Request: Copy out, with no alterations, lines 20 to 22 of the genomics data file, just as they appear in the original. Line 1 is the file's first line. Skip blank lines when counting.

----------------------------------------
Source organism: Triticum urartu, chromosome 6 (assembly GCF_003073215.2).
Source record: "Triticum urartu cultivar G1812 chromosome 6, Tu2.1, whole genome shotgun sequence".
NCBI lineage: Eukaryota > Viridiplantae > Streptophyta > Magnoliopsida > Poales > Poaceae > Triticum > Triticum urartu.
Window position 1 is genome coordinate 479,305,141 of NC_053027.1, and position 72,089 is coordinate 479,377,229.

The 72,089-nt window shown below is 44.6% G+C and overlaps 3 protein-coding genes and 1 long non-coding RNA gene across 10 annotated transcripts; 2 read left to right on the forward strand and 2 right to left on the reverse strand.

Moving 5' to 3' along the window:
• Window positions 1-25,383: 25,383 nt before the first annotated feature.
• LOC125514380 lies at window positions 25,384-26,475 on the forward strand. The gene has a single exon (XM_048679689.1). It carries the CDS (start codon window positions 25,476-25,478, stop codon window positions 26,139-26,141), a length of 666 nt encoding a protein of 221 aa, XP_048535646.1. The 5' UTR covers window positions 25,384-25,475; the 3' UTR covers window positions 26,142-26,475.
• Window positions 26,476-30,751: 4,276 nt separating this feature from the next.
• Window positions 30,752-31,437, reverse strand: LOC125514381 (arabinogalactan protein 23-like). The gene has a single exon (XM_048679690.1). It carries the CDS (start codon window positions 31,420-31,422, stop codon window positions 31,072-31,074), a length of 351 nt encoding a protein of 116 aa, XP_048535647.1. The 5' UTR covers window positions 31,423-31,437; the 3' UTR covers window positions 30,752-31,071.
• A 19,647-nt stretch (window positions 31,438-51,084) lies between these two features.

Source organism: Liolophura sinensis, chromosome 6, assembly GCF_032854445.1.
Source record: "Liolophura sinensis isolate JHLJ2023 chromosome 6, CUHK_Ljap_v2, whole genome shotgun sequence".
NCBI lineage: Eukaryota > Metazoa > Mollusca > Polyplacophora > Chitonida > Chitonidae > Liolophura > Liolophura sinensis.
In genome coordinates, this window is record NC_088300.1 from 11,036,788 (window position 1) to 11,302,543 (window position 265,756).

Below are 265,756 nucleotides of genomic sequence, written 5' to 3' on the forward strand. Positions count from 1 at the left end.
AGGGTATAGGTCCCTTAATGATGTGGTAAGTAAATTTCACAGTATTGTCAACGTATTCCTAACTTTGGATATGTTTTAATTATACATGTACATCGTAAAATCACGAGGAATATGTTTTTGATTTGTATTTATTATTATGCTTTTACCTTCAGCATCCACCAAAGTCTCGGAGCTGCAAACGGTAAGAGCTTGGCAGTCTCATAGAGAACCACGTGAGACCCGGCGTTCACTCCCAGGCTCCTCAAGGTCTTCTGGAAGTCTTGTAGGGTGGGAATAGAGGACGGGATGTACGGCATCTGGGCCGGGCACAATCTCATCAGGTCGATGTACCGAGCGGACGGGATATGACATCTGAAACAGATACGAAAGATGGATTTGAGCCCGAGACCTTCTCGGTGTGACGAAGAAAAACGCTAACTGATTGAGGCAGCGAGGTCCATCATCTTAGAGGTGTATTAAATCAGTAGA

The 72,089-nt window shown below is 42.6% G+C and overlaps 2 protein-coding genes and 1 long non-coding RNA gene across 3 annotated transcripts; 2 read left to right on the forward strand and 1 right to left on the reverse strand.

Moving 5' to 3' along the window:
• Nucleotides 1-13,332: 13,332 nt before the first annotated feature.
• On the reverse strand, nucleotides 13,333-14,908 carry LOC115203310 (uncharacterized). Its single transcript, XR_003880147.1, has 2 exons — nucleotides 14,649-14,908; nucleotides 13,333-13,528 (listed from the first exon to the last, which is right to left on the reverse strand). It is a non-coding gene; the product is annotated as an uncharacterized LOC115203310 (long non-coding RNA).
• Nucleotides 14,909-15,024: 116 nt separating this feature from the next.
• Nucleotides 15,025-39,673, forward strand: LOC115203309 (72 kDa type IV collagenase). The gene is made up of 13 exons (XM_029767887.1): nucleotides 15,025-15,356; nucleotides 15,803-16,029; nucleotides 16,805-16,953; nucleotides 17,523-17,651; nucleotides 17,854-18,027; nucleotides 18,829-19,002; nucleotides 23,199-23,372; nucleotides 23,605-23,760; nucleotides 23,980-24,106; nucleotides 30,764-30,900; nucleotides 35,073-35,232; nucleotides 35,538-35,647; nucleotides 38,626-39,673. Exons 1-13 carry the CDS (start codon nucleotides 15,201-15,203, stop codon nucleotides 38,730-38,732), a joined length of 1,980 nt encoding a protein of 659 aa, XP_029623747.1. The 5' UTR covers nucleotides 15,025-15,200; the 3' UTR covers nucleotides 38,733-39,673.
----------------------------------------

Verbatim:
• Nucleotides 1-13,332: 13,332 nt before the first annotated feature.
• On the reverse strand, nucleotides 13,333-14,908 carry LOC115203310 (uncharacterized). Its single transcript, XR_003880147.1, has 2 exons — nucleotides 14,649-14,908; nucleotides 13,333-13,528 (listed from the first exon to the last, which is right to left on the reverse strand). It is a non-coding gene; the product is annotated as an uncharacterized LOC115203310 (long non-coding RNA).
• Nucleotides 14,909-15,024: 116 nt separating this feature from the next.